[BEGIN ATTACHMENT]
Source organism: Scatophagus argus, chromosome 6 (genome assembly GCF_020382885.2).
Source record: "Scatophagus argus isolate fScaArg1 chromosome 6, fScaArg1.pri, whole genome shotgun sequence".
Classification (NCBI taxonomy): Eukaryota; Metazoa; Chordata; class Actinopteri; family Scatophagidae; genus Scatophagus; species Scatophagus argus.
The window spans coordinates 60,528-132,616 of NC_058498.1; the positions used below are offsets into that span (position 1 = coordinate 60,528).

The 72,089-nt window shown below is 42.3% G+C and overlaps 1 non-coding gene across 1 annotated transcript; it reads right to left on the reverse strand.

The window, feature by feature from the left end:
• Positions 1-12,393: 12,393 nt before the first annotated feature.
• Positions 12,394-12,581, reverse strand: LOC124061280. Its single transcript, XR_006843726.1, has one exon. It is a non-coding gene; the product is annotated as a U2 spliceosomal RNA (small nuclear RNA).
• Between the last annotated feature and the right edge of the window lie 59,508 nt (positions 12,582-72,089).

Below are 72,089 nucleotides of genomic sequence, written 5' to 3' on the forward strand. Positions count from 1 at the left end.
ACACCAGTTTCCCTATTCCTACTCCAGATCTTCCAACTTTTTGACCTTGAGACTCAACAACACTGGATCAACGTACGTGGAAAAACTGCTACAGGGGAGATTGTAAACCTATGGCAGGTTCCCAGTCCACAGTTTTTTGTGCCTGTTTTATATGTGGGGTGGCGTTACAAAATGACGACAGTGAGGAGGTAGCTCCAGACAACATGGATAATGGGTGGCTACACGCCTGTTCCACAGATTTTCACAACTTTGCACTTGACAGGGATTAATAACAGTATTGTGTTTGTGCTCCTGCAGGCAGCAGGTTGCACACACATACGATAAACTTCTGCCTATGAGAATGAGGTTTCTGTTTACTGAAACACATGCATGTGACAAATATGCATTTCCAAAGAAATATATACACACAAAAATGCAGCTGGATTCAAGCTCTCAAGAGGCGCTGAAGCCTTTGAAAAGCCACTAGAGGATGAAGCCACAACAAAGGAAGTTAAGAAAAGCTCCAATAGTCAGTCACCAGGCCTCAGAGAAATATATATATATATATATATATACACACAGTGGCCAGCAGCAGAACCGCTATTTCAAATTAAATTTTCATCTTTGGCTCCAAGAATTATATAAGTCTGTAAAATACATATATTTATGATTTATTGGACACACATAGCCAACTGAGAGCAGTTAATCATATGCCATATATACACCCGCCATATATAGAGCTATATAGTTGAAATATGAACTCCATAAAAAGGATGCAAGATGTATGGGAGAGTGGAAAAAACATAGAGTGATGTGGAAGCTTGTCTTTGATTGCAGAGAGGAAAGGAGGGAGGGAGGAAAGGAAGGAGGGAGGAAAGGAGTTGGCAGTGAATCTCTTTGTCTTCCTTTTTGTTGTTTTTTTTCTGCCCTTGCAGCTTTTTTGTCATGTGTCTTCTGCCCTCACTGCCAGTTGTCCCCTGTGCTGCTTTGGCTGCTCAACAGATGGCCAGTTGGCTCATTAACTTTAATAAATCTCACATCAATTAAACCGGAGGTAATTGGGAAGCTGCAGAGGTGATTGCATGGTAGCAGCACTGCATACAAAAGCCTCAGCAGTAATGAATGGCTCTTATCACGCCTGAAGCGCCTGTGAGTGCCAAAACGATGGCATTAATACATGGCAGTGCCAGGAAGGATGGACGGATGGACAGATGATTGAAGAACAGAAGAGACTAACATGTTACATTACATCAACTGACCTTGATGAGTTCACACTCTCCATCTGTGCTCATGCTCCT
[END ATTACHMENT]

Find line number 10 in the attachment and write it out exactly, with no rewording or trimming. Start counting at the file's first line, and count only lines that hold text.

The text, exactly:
Below are 72,089 nucleotides of genomic sequence, written 5' to 3' on the forward strand. Positions count from 1 at the left end.